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Terry Rozier “might have to go” if Celtics bring back the same team

Rozier sounded off at ESPN.

NBA: Playoffs-Milwaukee Bucks at Boston Celtics Greg M. Cooper-USA TODAY Sports

Not even one week passed after the faithful end of the Boston Celtics’ dramatic, disappointing season. The team nearly made it to NBA Lottery night without another bout with turbulence, then Terry Rozier made the rounds in Bristol, Connecticut.

Stephen A. Smith pressed him: if the same team returns, would he return to Boston?

“I might have to go,” Rozier said. “I put up with a lot this year. So I said what I said after the season. I think we all know that I’m not trying to step into that again.”

Rumbles of discontent vibrated from Rozier early in the season, then quieted for most of the year, before escalating again while the Celtics slid toward four straight losses to the Milwaukee Bucks. Even when he zipped his lips, his play, uncharacteristically lackadaisical on defense and filled with shot-chucking, reflected the discontent he described on ESPN.

Rozier said that since the ball was in Kyrie Irving and Gordon Hayward’s hands most of the time, he got relegated to the “corner or on the bench.” Rozier averaged the second-most time of possession on the Celtics, with 3.7 minutes per game, behind Irving. He received six more touches per game than Hayward.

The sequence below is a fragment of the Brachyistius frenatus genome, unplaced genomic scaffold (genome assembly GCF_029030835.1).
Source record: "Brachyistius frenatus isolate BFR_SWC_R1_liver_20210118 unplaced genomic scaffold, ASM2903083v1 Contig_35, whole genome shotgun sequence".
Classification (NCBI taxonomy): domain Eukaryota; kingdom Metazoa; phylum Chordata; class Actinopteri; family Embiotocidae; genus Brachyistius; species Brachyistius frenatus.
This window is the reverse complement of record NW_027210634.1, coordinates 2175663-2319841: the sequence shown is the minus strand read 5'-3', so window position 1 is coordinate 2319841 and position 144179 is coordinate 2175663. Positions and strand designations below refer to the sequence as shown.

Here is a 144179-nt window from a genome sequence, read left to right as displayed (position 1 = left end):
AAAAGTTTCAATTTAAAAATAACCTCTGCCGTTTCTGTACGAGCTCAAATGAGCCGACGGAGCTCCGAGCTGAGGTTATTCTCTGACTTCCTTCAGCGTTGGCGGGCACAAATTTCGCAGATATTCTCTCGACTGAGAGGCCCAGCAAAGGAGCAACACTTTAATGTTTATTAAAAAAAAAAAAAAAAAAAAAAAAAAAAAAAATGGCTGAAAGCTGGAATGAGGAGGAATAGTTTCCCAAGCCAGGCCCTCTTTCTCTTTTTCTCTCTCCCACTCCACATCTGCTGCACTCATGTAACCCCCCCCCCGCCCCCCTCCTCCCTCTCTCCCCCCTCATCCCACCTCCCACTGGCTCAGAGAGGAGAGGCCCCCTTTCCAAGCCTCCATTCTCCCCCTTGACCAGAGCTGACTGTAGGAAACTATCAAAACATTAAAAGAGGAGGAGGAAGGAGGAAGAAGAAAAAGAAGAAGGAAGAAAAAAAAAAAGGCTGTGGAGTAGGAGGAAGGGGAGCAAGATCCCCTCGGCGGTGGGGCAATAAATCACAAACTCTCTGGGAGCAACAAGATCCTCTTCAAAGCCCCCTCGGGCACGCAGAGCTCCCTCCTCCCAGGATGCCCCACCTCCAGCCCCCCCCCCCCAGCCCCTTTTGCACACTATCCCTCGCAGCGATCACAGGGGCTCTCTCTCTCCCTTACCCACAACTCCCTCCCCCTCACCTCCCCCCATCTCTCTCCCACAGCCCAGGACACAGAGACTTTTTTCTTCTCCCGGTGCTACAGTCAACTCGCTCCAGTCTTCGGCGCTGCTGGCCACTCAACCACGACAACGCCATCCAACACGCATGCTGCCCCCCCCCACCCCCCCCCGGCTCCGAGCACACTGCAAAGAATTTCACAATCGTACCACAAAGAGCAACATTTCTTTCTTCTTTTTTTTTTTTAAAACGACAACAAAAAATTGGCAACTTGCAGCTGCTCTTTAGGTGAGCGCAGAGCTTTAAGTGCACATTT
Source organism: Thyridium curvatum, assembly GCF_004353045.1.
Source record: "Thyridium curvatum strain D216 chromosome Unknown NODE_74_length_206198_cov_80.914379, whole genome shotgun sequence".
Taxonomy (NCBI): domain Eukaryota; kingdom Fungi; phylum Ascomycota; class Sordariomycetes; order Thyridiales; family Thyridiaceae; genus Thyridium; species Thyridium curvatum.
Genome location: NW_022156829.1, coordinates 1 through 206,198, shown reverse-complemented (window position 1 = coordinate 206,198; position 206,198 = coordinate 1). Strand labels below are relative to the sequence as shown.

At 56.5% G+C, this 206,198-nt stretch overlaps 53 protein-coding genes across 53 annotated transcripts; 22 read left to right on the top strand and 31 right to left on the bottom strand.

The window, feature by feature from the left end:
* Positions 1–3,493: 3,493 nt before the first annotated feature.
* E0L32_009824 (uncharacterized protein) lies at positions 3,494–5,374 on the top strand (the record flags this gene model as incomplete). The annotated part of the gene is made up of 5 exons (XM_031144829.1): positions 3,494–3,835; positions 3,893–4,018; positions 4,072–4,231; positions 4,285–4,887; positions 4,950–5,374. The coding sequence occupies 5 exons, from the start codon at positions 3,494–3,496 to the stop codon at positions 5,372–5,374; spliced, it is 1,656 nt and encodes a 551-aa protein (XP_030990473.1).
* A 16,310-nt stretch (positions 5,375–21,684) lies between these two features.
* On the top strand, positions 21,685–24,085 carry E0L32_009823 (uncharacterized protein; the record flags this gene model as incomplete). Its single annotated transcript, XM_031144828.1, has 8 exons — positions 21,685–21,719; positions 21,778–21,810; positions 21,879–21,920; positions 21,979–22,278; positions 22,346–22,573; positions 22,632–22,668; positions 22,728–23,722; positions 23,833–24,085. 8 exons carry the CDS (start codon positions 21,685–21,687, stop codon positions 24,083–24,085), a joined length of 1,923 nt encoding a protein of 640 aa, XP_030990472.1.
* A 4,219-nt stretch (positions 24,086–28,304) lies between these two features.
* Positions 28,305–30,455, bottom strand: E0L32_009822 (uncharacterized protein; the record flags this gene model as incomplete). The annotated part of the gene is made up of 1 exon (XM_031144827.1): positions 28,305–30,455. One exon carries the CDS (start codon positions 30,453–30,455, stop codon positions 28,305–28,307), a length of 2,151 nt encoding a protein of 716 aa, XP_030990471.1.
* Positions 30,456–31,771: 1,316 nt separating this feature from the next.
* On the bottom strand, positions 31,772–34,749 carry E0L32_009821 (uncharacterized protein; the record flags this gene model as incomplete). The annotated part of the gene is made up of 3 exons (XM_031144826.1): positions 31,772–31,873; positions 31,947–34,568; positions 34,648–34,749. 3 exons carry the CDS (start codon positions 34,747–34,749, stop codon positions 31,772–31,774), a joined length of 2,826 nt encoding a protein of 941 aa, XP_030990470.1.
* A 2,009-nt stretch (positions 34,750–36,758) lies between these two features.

He explained that the Celts would devolve into game plans different from what the team prepared for in practice. He watched his teammates get “mixed up” as the rotated from their first five into their second five in rotation. The team routinely settled on “we’re going to figure it out,” he said.

The Irving experience forced the team to adjust to his style. Rozier said the team did by the end of the year, but lamented that “it was very difficult,” going from a starting role to the bench for him personally.

“He’s a great guy, great leader. You just have to adjust to his style,” Rozier said. “Whatever Kyrie wants done, he’s going to show that’s what he wants done.”

In the first five games, he watched his teammates trying to do less to adjust to the mass of bodies and potential contributors in the room. Most of Boston’s players expressed disappointment with the 2018-19 season in exit interviews, besides Irving, who viewed it as a learning experience.

Rozier is the first to comment publicly since those interviews. He is a restricted free agent this summer, putting the power in the Celtics’ hands to match any offer sheet he signs. Irving can take his time, while Rozier could put the pressure on Boston immediately on July 1 by signing a contract that gives the Celtics two days to match.

In that scenario, Rozier’s four years with Boston could be finished. That would make his media tour more understandable, but it’s hard to imagine anybody knows what Irving intends to do this summer. Perhaps he has clue.

“Obviously the Celtics is the only organization I knew for four years,” he said. “I love it there, and we just have to go from there.”

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